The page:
The Telugu Chodas ruling from Pottapi and Nellore, faithful allies of the Cholas, felt that their fortunes were interlinked with the fate of the Cholas and so Gandagopala (Tikka Nirupana alias Madhurantaka Pottapi Chola Betarasa Allun Tirukkalat-tideva, son of Madhurantaka Pottapi Chola Nallasiddha alias Manumasiddha) declared his solidarity with the Cholas by capturing Kanchi from the Hoysalas in a.d. 1234; in this battle for Kanchi, Gandagopala claims to have killed the Hoysala king Vira Narasimha (from a record of the 23rd year of Rajaraja III). Tikka (who could be assigned the period a.d. 1230 to 1250) rapidly established his authority over a vast area in the present-day Nellore, Chittoor, Cuddapah, North Arcot, Chingleput and Salem districts. He fought against many mandalikas and brought under his sway the Kanchipuram region, the Chedimandalam and even claims to have suppressed Kadupatti (Kopperunjinga). The Hoysalas were kept at bay and their ruler Somesvara left him to rule in peace, confining his attention to other parts of the Chola and Pandya kingdoms. Tikka helped in restoring the fallen pride of the Chola family. We find Rajendra III, even as early as a.d. 1240, six years prior to his formal accession to the throne, actively campaigning far and near to piece together the broken kingdom. In this effort, the Telugu Chodas were a great and abiding ally; Tikka even assumed the title of Cholasthapanacharya. The Hoysalas made repeated efforts to break up the Telugu Choda hold over the Tondaimandalam region,, but with no notable success.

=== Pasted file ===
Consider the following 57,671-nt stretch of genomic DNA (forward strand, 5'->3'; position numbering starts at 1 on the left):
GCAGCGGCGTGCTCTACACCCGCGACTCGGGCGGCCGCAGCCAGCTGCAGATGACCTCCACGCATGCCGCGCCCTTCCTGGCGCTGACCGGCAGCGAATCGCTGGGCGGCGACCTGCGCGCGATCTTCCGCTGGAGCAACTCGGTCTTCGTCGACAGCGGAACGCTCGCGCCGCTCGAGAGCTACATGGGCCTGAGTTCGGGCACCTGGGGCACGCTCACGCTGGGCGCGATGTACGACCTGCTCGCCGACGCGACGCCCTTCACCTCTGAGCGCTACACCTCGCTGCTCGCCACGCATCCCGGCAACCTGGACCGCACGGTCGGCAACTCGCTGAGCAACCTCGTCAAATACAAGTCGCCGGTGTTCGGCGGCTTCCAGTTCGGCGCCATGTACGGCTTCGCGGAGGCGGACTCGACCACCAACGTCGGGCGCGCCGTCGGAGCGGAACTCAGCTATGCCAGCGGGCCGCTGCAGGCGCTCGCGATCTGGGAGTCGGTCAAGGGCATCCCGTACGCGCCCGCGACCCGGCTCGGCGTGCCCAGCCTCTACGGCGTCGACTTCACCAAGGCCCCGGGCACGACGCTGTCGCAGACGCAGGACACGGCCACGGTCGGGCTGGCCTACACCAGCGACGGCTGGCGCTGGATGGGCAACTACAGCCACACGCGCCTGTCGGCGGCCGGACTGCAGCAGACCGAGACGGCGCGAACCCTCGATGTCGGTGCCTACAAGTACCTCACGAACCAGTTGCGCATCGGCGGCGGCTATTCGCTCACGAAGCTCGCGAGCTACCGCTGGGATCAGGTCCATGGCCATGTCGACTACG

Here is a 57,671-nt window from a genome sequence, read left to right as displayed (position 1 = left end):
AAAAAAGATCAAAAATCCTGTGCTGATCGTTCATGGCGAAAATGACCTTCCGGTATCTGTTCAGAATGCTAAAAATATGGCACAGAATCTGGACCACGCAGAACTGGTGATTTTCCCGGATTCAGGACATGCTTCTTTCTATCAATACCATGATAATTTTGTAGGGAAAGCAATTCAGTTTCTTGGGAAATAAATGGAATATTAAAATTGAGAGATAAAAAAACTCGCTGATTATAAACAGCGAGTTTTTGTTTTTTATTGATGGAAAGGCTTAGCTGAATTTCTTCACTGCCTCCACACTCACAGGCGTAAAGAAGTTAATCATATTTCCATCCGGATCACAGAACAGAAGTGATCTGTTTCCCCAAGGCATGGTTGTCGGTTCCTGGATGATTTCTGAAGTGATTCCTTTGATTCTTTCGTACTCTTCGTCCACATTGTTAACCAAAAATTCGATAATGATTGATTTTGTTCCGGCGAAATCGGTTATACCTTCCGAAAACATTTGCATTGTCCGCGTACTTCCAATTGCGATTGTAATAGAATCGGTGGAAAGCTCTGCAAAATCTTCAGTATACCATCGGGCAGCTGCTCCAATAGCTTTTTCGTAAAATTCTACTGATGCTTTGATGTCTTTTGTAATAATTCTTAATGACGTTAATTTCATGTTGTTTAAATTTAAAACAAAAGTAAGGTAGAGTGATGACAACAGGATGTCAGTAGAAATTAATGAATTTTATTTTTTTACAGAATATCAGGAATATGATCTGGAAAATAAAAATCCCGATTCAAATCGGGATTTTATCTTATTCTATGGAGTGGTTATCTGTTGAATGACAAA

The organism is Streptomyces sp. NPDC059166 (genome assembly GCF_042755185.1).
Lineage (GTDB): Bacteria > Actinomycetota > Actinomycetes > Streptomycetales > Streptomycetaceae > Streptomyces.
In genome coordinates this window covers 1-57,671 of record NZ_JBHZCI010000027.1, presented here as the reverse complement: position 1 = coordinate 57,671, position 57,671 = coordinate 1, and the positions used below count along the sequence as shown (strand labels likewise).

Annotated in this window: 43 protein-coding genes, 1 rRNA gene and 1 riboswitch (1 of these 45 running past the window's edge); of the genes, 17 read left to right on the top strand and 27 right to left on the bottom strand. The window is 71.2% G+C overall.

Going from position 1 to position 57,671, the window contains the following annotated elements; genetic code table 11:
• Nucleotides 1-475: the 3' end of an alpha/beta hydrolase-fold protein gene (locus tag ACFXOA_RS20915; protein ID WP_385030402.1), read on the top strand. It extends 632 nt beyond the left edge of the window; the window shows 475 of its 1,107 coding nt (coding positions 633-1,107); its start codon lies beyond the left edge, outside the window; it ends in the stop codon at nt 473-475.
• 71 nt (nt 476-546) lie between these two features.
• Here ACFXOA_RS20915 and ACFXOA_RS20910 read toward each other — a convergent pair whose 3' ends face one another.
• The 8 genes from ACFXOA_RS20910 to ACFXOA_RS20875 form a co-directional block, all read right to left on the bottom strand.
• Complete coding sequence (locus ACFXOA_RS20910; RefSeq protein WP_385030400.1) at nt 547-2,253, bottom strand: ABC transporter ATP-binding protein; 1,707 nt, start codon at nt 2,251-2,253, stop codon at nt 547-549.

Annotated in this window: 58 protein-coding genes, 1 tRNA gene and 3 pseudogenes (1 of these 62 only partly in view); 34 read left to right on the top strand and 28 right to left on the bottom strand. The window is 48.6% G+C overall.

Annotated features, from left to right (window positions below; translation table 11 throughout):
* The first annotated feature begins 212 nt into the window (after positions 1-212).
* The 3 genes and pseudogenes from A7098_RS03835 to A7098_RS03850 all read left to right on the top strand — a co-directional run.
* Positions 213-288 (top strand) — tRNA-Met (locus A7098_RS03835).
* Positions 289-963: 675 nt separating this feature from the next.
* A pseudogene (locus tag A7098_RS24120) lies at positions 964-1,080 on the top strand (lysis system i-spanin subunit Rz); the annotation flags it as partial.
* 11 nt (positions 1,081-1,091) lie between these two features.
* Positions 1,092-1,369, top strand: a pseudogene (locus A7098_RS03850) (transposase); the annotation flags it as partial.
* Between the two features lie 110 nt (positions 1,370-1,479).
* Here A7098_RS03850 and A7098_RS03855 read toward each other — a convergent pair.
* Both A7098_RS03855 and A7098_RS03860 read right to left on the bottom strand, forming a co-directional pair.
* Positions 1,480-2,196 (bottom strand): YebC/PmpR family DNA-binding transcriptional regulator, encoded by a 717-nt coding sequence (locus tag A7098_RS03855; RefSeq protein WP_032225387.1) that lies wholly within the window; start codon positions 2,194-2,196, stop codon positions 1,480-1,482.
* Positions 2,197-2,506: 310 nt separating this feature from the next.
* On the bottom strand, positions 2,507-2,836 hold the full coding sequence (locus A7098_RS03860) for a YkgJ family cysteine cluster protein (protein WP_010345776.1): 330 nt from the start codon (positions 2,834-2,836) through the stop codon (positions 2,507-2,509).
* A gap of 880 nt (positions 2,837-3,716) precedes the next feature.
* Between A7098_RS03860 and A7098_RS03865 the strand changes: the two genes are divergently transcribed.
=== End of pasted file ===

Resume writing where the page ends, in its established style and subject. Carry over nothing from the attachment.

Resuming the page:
Narasimha’s son Vira Somesvara attacked Kanchi in a.d. 1246. We do not know the results of this second battle for Kanchi. Whoever won and ruled here had however a short lease. Tikka alias Gandagopala perhaps was succeeded by his elder son, also called Gandagopala, sometime in a.d. 1250. But shortly thereafter, in a.d. 1257-58, Jatavarman Sundara Pandya, the new and powerful Pandyan ruler, attacked Kanchi and captured it. It is claimed by him that Gandagopala was despatched to Heaven (Gandagopalanai vinmlagir pokkiya pin). Perhaps there is truth in this claim because we are aware that Tikkan (i.e., Tikka Nirupana) had two sons and that the younger son became Manumasiddhi II—who later on became the patron of Tikkanna Somayaji, the author of the Telugu composition ‘NirvachanottaraRamayana\ This Manma-siddhi II may be Vijaya Gandagopala.